What is a fair tax• It is clear you cannot look to the people for a sensible answer.
Let us consider gasoline taxes as an example. They are set at a fixed amount per gallon, imposed at both the state and the federal levels.
Most of the proceeds are directed and go to our public transportation facilities. They are user taxes, paid by those who use these facilities with payments roughly approximating the use by the users.
But in annual surveys made by the Tax Foundation, surprisingly, the public continues to judge gasoline taxes as among the most unfair! Pittsburghers appear to agree with this.
In the answer to an Aug. 14 KQV poll to the question "Do you support Bush's opposition to raising the federal gasoline tax by 5 cents per gallon?" -- even though this is a modest 5 cents -- 88 percent of the readers voted they agreed.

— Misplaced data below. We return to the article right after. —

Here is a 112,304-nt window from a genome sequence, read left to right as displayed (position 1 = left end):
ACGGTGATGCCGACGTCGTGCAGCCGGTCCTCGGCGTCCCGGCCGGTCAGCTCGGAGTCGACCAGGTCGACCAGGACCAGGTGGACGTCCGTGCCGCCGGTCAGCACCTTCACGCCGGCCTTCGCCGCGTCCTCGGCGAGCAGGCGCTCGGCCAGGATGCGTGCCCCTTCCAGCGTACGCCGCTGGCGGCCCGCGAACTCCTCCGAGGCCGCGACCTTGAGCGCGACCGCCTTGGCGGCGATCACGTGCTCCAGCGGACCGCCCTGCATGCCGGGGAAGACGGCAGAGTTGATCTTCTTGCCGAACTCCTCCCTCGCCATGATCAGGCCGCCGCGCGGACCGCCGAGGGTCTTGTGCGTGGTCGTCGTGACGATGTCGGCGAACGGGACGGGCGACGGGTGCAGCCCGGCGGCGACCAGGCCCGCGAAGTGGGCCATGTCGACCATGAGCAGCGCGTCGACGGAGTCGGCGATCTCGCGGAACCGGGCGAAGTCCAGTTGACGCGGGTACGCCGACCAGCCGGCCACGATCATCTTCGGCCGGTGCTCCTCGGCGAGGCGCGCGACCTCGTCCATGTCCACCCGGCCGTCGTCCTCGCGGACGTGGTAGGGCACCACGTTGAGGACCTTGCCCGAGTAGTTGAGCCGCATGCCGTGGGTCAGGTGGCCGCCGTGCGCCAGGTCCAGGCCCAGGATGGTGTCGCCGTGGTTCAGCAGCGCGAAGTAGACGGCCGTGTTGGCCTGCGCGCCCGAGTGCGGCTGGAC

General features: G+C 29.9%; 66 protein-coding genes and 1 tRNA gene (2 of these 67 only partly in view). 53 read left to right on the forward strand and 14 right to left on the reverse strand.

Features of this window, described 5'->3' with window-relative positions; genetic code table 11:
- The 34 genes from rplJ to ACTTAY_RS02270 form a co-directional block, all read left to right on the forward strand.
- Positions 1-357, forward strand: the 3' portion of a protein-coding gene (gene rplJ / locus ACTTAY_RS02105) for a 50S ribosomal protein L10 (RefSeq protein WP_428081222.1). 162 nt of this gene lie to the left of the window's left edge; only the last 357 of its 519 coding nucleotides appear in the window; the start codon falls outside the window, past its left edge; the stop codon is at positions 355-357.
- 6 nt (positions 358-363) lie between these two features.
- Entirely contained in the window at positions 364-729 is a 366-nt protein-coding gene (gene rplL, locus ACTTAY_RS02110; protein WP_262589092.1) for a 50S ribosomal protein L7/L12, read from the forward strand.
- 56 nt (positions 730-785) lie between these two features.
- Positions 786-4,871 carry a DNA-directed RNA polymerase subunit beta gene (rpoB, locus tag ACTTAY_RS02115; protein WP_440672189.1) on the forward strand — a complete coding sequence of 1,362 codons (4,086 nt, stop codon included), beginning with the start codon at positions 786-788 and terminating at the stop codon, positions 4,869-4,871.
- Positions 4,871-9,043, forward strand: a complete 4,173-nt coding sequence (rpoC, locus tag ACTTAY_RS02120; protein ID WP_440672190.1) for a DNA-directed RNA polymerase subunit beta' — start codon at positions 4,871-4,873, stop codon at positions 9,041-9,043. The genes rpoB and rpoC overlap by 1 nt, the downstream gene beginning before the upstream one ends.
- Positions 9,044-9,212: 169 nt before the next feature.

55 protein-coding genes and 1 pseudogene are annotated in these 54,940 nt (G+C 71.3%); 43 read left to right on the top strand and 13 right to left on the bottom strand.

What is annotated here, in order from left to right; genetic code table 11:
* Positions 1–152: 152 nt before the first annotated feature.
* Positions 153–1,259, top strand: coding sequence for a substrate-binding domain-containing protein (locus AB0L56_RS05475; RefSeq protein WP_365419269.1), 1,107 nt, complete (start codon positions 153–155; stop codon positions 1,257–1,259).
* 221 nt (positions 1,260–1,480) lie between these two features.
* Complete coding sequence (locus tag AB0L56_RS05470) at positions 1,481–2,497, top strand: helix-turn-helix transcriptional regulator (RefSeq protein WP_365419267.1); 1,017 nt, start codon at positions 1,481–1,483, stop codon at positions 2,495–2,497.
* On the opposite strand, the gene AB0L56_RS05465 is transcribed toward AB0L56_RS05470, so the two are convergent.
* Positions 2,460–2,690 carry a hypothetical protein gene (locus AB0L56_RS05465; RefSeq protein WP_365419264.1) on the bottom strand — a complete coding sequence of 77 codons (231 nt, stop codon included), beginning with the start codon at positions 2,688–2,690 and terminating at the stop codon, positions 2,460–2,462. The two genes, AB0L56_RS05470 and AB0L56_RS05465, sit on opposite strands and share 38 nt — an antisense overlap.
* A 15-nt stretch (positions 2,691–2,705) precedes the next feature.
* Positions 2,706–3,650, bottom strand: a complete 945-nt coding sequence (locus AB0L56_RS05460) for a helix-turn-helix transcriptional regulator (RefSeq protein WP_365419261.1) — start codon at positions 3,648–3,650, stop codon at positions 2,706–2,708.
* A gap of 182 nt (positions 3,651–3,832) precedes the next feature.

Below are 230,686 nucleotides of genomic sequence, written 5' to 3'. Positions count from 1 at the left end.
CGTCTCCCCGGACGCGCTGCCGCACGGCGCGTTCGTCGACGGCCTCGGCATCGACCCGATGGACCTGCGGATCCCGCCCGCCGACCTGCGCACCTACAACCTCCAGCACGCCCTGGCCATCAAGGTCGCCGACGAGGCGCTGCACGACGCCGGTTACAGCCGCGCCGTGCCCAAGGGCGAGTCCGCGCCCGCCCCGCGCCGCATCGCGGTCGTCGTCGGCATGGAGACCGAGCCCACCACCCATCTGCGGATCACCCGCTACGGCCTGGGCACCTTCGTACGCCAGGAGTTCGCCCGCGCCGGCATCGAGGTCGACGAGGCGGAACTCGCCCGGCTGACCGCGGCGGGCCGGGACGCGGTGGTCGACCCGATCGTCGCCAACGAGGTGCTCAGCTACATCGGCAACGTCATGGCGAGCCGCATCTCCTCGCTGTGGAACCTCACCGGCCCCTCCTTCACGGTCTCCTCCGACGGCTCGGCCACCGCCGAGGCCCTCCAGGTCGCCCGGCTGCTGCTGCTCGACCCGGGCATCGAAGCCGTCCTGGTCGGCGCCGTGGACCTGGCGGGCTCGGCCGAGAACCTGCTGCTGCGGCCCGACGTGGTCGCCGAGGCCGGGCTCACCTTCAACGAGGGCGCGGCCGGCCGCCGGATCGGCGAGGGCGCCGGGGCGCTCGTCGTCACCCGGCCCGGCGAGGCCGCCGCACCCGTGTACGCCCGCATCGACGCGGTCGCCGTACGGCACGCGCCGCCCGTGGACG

The search for fairness in taxation continues to be a will-o'-the-wisp experience, with the obvious answer being that no tax is fair.
So we leave the answer to this conundrum in the laps of the politicians, which is about the most unfair way that taxes can be imposed.
George J. Heideman